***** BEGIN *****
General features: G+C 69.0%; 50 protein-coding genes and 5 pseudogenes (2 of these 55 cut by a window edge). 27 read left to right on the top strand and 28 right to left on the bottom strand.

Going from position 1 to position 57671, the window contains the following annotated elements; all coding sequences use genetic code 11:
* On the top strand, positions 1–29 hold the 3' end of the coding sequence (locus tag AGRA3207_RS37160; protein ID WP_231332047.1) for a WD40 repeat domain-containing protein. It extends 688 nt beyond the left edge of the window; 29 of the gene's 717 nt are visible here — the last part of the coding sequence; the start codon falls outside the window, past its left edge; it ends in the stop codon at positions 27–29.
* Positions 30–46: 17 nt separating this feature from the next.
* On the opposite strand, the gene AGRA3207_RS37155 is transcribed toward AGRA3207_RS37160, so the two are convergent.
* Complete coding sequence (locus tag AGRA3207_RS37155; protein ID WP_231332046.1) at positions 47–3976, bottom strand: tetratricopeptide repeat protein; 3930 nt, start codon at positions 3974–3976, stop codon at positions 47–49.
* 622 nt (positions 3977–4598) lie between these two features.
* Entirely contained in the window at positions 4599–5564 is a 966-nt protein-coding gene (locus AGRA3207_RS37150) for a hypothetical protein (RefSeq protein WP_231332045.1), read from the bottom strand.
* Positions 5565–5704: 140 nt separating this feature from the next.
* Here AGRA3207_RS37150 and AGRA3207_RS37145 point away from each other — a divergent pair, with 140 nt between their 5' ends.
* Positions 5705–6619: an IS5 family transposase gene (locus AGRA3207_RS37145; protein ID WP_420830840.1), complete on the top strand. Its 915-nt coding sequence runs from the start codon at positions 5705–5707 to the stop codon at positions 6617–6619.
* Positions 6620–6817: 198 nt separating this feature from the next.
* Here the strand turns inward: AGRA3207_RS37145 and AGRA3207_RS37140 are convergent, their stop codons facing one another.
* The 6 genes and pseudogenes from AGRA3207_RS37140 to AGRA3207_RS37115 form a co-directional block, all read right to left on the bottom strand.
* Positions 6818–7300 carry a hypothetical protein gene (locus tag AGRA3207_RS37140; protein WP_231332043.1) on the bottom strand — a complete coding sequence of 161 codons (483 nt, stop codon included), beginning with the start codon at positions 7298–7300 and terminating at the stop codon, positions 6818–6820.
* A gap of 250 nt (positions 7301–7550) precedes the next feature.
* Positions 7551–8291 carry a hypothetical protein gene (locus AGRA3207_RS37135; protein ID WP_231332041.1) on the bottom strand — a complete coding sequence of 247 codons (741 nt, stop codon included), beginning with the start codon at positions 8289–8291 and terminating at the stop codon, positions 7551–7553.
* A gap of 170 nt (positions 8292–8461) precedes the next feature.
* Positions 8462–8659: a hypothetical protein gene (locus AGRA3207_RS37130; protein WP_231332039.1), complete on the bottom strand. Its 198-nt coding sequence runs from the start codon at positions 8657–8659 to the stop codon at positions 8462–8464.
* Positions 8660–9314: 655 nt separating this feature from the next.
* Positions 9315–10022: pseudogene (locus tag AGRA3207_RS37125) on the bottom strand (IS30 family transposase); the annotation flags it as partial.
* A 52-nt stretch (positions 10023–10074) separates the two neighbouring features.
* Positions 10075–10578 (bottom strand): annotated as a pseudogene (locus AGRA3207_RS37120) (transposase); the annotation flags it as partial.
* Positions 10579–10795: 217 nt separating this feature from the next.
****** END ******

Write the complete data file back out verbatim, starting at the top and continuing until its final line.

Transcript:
General features: G+C 69.0%; 50 protein-coding genes and 5 pseudogenes (2 of these 55 cut by a window edge). 27 read left to right on the top strand and 28 right to left on the bottom strand.

Going from position 1 to position 57671, the window contains the following annotated elements; all coding sequences use genetic code 11:
* On the top strand, positions 1–29 hold the 3' end of the coding sequence (locus tag AGRA3207_RS37160; protein ID WP_231332047.1) for a WD40 repeat domain-containing protein. It extends 688 nt beyond the left edge of the window; 29 of the gene's 717 nt are visible here — the last part of the coding sequence; the start codon falls outside the window, past its left edge; it ends in the stop codon at positions 27–29.
* Positions 30–46: 17 nt separating this feature from the next.
* On the opposite strand, the gene AGRA3207_RS37155 is transcribed toward AGRA3207_RS37160, so the two are convergent.
* Complete coding sequence (locus tag AGRA3207_RS37155; protein ID WP_231332046.1) at positions 47–3976, bottom strand: tetratricopeptide repeat protein; 3930 nt, start codon at positions 3974–3976, stop codon at positions 47–49.
* 622 nt (positions 3977–4598) lie between these two features.
* Entirely contained in the window at positions 4599–5564 is a 966-nt protein-coding gene (locus AGRA3207_RS37150) for a hypothetical protein (RefSeq protein WP_231332045.1), read from the bottom strand.
* Positions 5565–5704: 140 nt separating this feature from the next.
* Here AGRA3207_RS37150 and AGRA3207_RS37145 point away from each other — a divergent pair, with 140 nt between their 5' ends.
* Positions 5705–6619: an IS5 family transposase gene (locus AGRA3207_RS37145; protein ID WP_420830840.1), complete on the top strand. Its 915-nt coding sequence runs from the start codon at positions 5705–5707 to the stop codon at positions 6617–6619.
* Positions 6620–6817: 198 nt separating this feature from the next.
* Here the strand turns inward: AGRA3207_RS37145 and AGRA3207_RS37140 are convergent, their stop codons facing one another.
* The 6 genes and pseudogenes from AGRA3207_RS37140 to AGRA3207_RS37115 form a co-directional block, all read right to left on the bottom strand.
* Positions 6818–7300 carry a hypothetical protein gene (locus tag AGRA3207_RS37140; protein WP_231332043.1) on the bottom strand — a complete coding sequence of 161 codons (483 nt, stop codon included), beginning with the start codon at positions 7298–7300 and terminating at the stop codon, positions 6818–6820.
* A gap of 250 nt (positions 7301–7550) precedes the next feature.
* Positions 7551–8291 carry a hypothetical protein gene (locus AGRA3207_RS37135; protein ID WP_231332041.1) on the bottom strand — a complete coding sequence of 247 codons (741 nt, stop codon included), beginning with the start codon at positions 8289–8291 and terminating at the stop codon, positions 7551–7553.
* A gap of 170 nt (positions 8292–8461) precedes the next feature.
* Positions 8462–8659: a hypothetical protein gene (locus AGRA3207_RS37130; protein WP_231332039.1), complete on the bottom strand. Its 198-nt coding sequence runs from the start codon at positions 8657–8659 to the stop codon at positions 8462–8464.
* Positions 8660–9314: 655 nt separating this feature from the next.
* Positions 9315–10022: pseudogene (locus tag AGRA3207_RS37125) on the bottom strand (IS30 family transposase); the annotation flags it as partial.
* A 52-nt stretch (positions 10023–10074) separates the two neighbouring features.
* Positions 10075–10578 (bottom strand): annotated as a pseudogene (locus AGRA3207_RS37120) (transposase); the annotation flags it as partial.
* Positions 10579–10795: 217 nt separating this feature from the next.